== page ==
Is the integument protofeathers/feathers?
Well, the answer is an emphatic no to the latter. These are definitely not feathers.
So then are they protofeathers?
In the paper, Zheng et al mentioned that the filaments bear a similarity to both the “quills” on Psittacosaurus , and the protofeathers of Sinosauropteryx. Curious; I decided to compare the three.
Right off the bat, I’d say one can dismiss any real relationship to the protofeathers of Sinosauropteryx. The filaments on Tianyulong are similar only in the sense that they don’t branch at all. Short of that, the size, and density of Tianyulong‘s filaments are quite different from those of S.prima (being wider, longer and more loosely packed).
When compared to the “quilled” Psittacosaurus, a much greater similarity can be seen as both filaments are rather long. The Psittacosaurus “quills” however, are quite a bit thicker, and seem to show up within the skin, while Tianyulong‘s filaments don’t touch the skeleton at all, save for the same spot where the strange (possible) groove is found.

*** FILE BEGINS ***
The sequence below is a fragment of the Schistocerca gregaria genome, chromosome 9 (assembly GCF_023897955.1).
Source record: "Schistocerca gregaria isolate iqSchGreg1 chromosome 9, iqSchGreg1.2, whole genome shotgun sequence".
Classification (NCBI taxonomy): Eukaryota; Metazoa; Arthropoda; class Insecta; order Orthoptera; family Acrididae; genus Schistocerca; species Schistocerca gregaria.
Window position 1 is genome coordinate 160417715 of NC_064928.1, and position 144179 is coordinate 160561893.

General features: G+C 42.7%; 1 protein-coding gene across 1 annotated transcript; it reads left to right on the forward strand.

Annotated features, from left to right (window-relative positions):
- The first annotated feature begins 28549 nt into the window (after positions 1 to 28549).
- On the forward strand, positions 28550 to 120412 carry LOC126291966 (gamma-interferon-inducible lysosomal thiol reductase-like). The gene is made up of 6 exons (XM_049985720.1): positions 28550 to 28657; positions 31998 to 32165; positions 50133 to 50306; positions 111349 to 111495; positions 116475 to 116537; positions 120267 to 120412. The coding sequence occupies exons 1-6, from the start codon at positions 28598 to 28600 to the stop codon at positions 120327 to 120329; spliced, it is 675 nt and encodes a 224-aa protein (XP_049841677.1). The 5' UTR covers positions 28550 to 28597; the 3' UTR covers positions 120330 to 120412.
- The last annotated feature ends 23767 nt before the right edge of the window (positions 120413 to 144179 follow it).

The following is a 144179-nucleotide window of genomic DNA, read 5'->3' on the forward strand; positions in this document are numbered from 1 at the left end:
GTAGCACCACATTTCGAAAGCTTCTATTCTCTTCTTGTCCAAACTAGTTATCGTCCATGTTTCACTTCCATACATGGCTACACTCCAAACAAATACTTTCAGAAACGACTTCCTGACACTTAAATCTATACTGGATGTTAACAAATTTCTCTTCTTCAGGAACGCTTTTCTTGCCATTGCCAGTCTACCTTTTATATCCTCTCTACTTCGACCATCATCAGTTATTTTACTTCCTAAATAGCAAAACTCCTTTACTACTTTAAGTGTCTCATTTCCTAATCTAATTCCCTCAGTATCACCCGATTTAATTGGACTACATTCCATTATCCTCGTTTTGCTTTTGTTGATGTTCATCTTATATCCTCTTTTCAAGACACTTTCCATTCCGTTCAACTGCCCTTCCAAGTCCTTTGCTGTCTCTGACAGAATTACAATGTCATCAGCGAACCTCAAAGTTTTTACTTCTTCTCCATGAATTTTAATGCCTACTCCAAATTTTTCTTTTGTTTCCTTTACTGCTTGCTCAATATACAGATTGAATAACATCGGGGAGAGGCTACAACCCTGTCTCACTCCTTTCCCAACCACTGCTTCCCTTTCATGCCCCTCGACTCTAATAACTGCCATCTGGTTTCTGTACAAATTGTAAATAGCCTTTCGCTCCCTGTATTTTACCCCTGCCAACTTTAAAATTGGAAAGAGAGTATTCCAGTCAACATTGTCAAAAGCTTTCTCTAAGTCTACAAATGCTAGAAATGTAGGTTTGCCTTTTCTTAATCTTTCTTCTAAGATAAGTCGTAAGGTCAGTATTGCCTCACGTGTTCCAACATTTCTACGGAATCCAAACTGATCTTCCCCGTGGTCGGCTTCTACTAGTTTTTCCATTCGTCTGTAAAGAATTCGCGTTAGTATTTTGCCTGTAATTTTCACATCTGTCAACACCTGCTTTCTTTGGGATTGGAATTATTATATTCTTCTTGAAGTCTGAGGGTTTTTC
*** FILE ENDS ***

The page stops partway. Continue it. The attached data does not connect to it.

Some folks have stated that the large filaments are focused on the caudal portion of the body, just like in the “quilled” Psittacosaurus specimen. I would caution against this. Most of Tianyulong‘s body is not preserved. Unlike the Psittacosaurus specimen, where one could tell that these “quills” appeared only on the tail, there is very little evidence for the same arrangement in Tianyulong. I would extend this caution to statements about Tianyulong being completely fuzzy too. There are some filaments found by the dorsal vertebrae and under the cervicals. However, these filaments are much removed from the body. The dorsal patch does not follow the arch of the vertebrae; instead lying more anterior to the bones. As for the ventral patch, unless one wants to posit a double chin on Tianyulong, they also don’t actually associate with the bones, nor do they follow the body contour.